Malaga is a port city in a port city in southern Spain, that lies in the worldwide famous Costa del Sol and boasts some of the most magnificent cultural infrastructure in Europe. Known for its beautiful beaches, magnificent castles, stylish harbors and world class restaurants, this city certainly does offer some of the most VIP experiences that any visitor can find when visiting the European coast, while also maintaining its old times traditions that has shaped both its streets and its people.
There are plenty of things to see and do in Malaga, thus making tourism in this city much more than just spending time sunbathing at the beach, or sightseeing the beautiful landscape, so in this article we’re sharing some of the best things to do while visiting this beautiful city, along with a few tips that could make your visit a bit more enjoyable.
Malaga will always be ready for visitors!
As one of the most touristic places not only in Spain but also in all of Europe, Malaga is a city that is quite used to the fact that a huge percentage of the people who are in its streets are visitors, even in the lower seasons. From your arrival in the city, or beforehand, it is recommended to search for Malaga airport transfer services that will make your visit much easier by not having to worry about transportation.
What is it there to see and do in Malaga?
The first obligatory stop on this visit is the Benalmadena cable car, which opened in 2003 and has since become one of the major tourist attractions in the area. This takes you on a tour above the city to the highest point of the nearby mountains, which allows you to have an unparalleled panoramic view.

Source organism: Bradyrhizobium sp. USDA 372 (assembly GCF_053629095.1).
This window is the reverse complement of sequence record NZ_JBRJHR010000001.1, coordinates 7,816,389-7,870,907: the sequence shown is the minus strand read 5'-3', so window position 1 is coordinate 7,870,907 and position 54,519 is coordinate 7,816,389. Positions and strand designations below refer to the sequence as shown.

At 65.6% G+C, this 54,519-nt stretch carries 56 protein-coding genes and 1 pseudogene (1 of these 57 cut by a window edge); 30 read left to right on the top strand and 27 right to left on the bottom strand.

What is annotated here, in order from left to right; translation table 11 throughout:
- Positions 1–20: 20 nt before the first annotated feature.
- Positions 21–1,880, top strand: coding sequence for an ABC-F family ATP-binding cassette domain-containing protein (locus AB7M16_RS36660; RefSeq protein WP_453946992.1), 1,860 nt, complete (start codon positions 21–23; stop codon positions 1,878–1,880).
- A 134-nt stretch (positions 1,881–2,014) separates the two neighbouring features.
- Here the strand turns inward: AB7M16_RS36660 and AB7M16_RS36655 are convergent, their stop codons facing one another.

Secondly, we have the different routes offered by the hop-on-hop-off busses throughout the city, allowing visitors to enjoy all the locations that attract tourists. These even have audios that give tourists tips on what they are seeing during the tour.
Of course the pompidou centre could not be missing from this list. Open since 2015 on the waterfront in the port area, this modern building crowned with a colored cube functions as a museum displaying great works of art by local and historical artists such as Picasso.
Another obligatory stop in Malaga is the Fuengirola Bioparc, which although it functions mainly as a zoo, it has invisible barriers that allow visitors to see very exotic animals in their natural habitats, each with highly precise recreations of the conditions in which each specimen lives naturally.
As you can see, the previous list leaves out the already well-known coasts and beaches in Malaga, and it is precisely the idea of this that is to make known that there is much more on the Costa del Sol than just the coast.